Hardy, Stephen G. (2003) The death of William Golding: authorship and creativity in darkness visible and the paper men. Masters thesis, Durham University.
In the seventies and eighties William Golding was deeply responsive to the critical, anti-authorial ethos that followed the publication of Roland Barthes's "La mort de I'auteur" (1968). In Darkness Visible (1979) and The Paper Men (1984) he investigates means by which to reaffirm authorial presence. Working through paradox, he performs the authorial death in these novels, and establishes language’s inadequacy as a means of conveying absolute meaning, authorial "vision," truth or revelation. Having done so he nonetheless gestures towards the divine, towards the possibility of a vatic communication. In this manner the novels work upon principles of contradiction and collapse. What remains is a discourse of hope, promise, desire, without means of substantiating such optimism. Thus Golding might be said to have practiced a form of negative theology, and to have anticipated in this respect some recent trends in literary theory.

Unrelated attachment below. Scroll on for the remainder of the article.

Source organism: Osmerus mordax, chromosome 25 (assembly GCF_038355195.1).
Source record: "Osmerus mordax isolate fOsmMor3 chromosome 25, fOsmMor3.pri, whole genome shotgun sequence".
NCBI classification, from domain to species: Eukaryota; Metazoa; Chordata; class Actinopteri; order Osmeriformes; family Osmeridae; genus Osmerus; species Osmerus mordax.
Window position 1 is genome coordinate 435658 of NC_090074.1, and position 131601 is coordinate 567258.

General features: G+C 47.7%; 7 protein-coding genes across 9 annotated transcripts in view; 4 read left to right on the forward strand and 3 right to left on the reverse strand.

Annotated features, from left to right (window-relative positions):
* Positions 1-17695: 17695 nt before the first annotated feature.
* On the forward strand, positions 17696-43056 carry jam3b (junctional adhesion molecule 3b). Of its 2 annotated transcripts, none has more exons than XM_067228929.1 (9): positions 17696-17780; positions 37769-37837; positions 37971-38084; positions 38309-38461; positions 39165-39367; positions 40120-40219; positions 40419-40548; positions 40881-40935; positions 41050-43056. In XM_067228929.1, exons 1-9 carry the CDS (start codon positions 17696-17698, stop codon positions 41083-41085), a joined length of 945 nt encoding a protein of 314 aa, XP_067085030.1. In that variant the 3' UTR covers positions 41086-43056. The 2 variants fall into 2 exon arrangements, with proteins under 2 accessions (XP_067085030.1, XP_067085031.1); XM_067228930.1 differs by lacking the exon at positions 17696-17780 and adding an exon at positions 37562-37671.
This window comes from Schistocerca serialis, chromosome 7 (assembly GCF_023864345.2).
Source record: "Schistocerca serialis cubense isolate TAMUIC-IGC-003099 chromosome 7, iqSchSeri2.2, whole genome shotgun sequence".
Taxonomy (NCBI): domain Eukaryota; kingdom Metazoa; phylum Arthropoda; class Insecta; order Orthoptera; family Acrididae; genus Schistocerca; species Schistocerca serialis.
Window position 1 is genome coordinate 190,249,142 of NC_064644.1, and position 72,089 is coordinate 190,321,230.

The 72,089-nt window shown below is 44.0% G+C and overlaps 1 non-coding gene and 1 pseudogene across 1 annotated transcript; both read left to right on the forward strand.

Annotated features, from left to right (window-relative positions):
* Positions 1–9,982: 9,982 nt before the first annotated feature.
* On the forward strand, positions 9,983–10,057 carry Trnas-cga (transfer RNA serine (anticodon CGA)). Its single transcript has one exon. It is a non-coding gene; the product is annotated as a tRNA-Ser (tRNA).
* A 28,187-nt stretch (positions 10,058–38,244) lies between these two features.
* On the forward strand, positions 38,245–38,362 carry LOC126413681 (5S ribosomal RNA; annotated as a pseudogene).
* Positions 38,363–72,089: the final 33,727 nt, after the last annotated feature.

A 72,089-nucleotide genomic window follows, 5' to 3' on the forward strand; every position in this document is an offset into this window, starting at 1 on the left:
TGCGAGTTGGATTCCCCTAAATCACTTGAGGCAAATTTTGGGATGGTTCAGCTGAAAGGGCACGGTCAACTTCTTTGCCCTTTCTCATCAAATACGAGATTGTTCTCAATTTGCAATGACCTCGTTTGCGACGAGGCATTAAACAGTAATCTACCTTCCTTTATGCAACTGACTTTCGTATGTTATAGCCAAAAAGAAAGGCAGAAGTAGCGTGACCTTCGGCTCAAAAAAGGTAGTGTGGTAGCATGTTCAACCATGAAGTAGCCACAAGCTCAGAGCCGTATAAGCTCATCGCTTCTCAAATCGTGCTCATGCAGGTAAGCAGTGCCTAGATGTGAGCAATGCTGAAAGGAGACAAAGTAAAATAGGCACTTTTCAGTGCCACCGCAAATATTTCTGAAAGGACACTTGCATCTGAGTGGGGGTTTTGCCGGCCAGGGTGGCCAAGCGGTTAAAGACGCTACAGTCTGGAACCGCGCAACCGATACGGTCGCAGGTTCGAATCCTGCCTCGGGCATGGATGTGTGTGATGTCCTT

|Item Type:||Thesis (Masters)|
|Award:||Master of Arts|
|Faculty and Department:||Faculty of Arts and Humanities > English Studies, Department of|
|Copyright:||Copyright of this thesis is held by the author|
|Deposited On:||01 Aug 2012 11:37|